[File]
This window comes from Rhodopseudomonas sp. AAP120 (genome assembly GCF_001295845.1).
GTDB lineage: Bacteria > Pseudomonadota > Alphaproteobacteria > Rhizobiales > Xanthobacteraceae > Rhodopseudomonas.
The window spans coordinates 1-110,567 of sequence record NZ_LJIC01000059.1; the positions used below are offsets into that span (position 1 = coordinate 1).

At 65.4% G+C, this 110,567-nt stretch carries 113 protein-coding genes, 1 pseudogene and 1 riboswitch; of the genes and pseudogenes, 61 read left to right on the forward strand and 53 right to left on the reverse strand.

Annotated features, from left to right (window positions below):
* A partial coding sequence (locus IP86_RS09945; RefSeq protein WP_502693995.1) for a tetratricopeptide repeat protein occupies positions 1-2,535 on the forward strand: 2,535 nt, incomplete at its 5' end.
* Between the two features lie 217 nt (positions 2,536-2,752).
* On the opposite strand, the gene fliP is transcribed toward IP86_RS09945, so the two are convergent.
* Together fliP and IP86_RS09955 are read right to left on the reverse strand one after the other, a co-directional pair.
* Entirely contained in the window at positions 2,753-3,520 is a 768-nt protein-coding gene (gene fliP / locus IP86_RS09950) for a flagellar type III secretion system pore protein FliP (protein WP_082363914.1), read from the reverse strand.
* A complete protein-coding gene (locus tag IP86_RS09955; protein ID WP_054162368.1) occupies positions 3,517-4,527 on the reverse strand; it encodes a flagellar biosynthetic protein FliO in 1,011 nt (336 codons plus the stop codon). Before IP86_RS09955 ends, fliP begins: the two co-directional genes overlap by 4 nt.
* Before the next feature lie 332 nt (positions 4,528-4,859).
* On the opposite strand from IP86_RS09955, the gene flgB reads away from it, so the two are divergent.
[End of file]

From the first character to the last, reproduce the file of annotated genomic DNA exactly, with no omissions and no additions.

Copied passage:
This window comes from Rhodopseudomonas sp. AAP120 (genome assembly GCF_001295845.1).
GTDB lineage: Bacteria > Pseudomonadota > Alphaproteobacteria > Rhizobiales > Xanthobacteraceae > Rhodopseudomonas.
The window spans coordinates 1-110,567 of sequence record NZ_LJIC01000059.1; the positions used below are offsets into that span (position 1 = coordinate 1).

At 65.4% G+C, this 110,567-nt stretch carries 113 protein-coding genes, 1 pseudogene and 1 riboswitch; of the genes and pseudogenes, 61 read left to right on the forward strand and 53 right to left on the reverse strand.

Annotated features, from left to right (window positions below):
* A partial coding sequence (locus IP86_RS09945; RefSeq protein WP_502693995.1) for a tetratricopeptide repeat protein occupies positions 1-2,535 on the forward strand: 2,535 nt, incomplete at its 5' end.
* Between the two features lie 217 nt (positions 2,536-2,752).
* On the opposite strand, the gene fliP is transcribed toward IP86_RS09945, so the two are convergent.
* Together fliP and IP86_RS09955 are read right to left on the reverse strand one after the other, a co-directional pair.
* Entirely contained in the window at positions 2,753-3,520 is a 768-nt protein-coding gene (gene fliP / locus IP86_RS09950) for a flagellar type III secretion system pore protein FliP (protein WP_082363914.1), read from the reverse strand.
* A complete protein-coding gene (locus tag IP86_RS09955; protein ID WP_054162368.1) occupies positions 3,517-4,527 on the reverse strand; it encodes a flagellar biosynthetic protein FliO in 1,011 nt (336 codons plus the stop codon). Before IP86_RS09955 ends, fliP begins: the two co-directional genes overlap by 4 nt.
* Before the next feature lie 332 nt (positions 4,528-4,859).
* On the opposite strand from IP86_RS09955, the gene flgB reads away from it, so the two are divergent.